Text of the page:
TRENTON, N.J. (CBSNewYork/AP) — New Jersey on Wednesday enacted measures to tighten its already strict gun control laws.
Democratic Gov. Phil Murphy signed the half-dozen bills that began moving forward after the fatal high school shooting in Parkland, Florida, in February that left 17 people dead.
Marjory Stoneman Douglas High School student Alfonso Calderon joined Murphy on stage.
“Common sense gun safety laws keep our communities safe,” Muprhy said in a tweet Wednesday.
New Jersey joins other states, including Florida and Vermont, enacting gun control measures since the Parkland shooting, which set off a series of rallies across the country aimed at reducing gun violence through tighter laws.
Murphy on Wednesday explicitly brought up the midterm elections and called on voters to pick candidates who will vote for “common sense” gun control legislation.
The six measures will:
- Require the seizure of firearms when a mental health professional determines someone poses a threat.
- Allow for an extreme risk protective order if a court deems someone poses a significant danger to themselves or others. The temporary court order bars the subject from possessing or purchasing a firearm or ammunition.
- Require background checks for private gun sales.
- Lower the magazine capacity from 15 rounds to 10, with an exception for a popular .22-caliber rifle.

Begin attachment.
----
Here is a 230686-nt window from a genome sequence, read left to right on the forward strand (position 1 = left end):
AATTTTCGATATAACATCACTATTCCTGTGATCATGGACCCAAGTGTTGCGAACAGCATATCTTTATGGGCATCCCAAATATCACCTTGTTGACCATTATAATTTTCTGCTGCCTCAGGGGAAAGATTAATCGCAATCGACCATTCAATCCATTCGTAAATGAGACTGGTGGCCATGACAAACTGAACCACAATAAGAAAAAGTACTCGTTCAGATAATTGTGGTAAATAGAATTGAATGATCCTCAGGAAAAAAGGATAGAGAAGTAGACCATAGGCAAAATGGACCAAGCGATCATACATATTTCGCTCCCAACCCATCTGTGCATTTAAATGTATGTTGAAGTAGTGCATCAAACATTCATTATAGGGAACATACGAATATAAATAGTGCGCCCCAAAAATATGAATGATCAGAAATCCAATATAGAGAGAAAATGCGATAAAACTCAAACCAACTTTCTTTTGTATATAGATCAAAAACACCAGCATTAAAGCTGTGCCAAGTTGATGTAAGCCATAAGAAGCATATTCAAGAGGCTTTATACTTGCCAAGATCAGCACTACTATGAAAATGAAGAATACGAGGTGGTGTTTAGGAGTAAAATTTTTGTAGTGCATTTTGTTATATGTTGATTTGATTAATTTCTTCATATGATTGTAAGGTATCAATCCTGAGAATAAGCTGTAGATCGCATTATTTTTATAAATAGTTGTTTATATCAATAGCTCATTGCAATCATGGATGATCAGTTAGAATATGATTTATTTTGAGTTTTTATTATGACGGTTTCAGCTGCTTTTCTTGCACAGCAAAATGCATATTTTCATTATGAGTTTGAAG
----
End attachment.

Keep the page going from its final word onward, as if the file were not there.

- Require residents to show a “justifiable need” to get a carry permit.
- Prohibit body-armor-penetrating ammunition.
While the legislation has earned the praise of gun control advocates, including Moms Demand Action for Gun Sense, it has also merited scorn from gun rights advocates who say the measure won’t increase safety.
“None of the bills signed today will make anyone safer,” said Scott Bach, executive director of the Association of New Jersey Rifle and Pistol Clubs, said in a statement. He added that lawmakers have limited citizens’ ability to defend themselves while missing an opportunity to make schools safer and prevent those with mental health issues from acquiring firearms in the first place.
The legislation went through an emotional hourslong meeting that included moms who support tighter gun laws wearing red T-shirts that read Moms Demand Action, self-identified National Rifle Association members and even a former Indy Car racer who worried about his rights being eroded.
“I do fear in the next 50 to 100 years a tyrannical government,” former racer PJ Chesson told lawmakers earlier this year, adding that he wants to keep his right to body-armor-piercing bullets and higher rounds.
Murphy, who succeeded term-limited Republican Chris Christie this year, campaigned on the promise to strengthen the state’s laws. Current state law bans assault weapons, limits magazine clip sizes and requires permits to carry a concealed weapon.
(© Copyright 2018 CBS Broadcasting Inc. All Rights Reserved. The Associated Press contributed to this report.)